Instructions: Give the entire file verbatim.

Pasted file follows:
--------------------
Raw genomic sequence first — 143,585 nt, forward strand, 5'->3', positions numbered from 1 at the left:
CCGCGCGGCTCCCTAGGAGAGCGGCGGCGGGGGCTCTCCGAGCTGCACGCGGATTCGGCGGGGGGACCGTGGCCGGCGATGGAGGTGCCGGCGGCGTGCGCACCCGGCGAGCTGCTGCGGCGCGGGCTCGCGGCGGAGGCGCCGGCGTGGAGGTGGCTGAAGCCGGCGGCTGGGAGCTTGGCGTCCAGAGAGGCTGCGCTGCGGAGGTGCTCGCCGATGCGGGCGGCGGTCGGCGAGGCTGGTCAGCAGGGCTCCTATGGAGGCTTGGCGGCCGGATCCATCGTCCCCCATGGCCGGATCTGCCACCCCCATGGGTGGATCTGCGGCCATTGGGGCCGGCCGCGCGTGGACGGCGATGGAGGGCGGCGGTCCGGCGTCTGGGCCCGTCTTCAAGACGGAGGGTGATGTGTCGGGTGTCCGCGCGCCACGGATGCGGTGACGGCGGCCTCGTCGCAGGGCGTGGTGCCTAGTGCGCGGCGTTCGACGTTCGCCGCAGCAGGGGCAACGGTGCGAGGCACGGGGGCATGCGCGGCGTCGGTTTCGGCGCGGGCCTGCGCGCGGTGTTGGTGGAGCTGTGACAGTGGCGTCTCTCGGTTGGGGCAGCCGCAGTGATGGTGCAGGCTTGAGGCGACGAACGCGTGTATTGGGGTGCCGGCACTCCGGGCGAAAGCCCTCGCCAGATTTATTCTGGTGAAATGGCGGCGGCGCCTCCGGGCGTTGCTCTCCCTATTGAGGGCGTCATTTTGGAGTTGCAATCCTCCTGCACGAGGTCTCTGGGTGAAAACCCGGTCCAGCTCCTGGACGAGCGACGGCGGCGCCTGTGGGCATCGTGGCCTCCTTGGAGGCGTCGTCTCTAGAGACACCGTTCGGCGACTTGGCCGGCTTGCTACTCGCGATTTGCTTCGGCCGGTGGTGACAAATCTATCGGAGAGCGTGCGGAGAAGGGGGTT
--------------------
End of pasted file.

Raw genomic sequence first — 143,585 nt, forward strand, 5'->3', positions numbered from 1 at the left:
CCGCGCGGCTCCCTAGGAGAGCGGCGGCGGGGGCTCTCCGAGCTGCACGCGGATTCGGCGGGGGGACCGTGGCCGGCGATGGAGGTGCCGGCGGCGTGCGCACCCGGCGAGCTGCTGCGGCGCGGGCTCGCGGCGGAGGCGCCGGCGTGGAGGTGGCTGAAGCCGGCGGCTGGGAGCTTGGCGTCCAGAGAGGCTGCGCTGCGGAGGTGCTCGCCGATGCGGGCGGCGGTCGGCGAGGCTGGTCAGCAGGGCTCCTATGGAGGCTTGGCGGCCGGATCCATCGTCCCCCATGGCCGGATCTGCCACCCCCATGGGTGGATCTGCGGCCATTGGGGCCGGCCGCGCGTGGACGGCGATGGAGGGCGGCGGTCCGGCGTCTGGGCCCGTCTTCAAGACGGAGGGTGATGTGTCGGGTGTCCGCGCGCCACGGATGCGGTGACGGCGGCCTCGTCGCAGGGCGTGGTGCCTAGTGCGCGGCGTTCGACGTTCGCCGCAGCAGGGGCAACGGTGCGAGGCACGGGGGCATGCGCGGCGTCGGTTTCGGCGCGGGCCTGCGCGCGGTGTTGGTGGAGCTGTGACAGTGGCGTCTCTCGGTTGGGGCAGCCGCAGTGATGGTGCAGGCTTGAGGCGACGAACGCGTGTATTGGGGTGCCGGCACTCCGGGCGAAAGCCCTCGCCAGATTTATTCTGGTGAAATGGCGGCGGCGCCTCCGGGCGTTGCTCTCCCTATTGAGGGCGTCATTTTGGAGTTGCAATCCTCCTGCACGAGGTCTCTGGGTGAAAACCCGGTCCAGCTCCTGGACGAGCGACGGCGGCGCCTGTGGGCATCGTGGCCTCCTTGGAGGCGTCGTCTCTAGAGACACCGTTCGGCGACTTGGCCGGCTTGCTACTCGCGATTTGCTTCGGCCGGTGGTGACAAATCTATCGGAGAGCGTGCGGAGAAGGGGGTT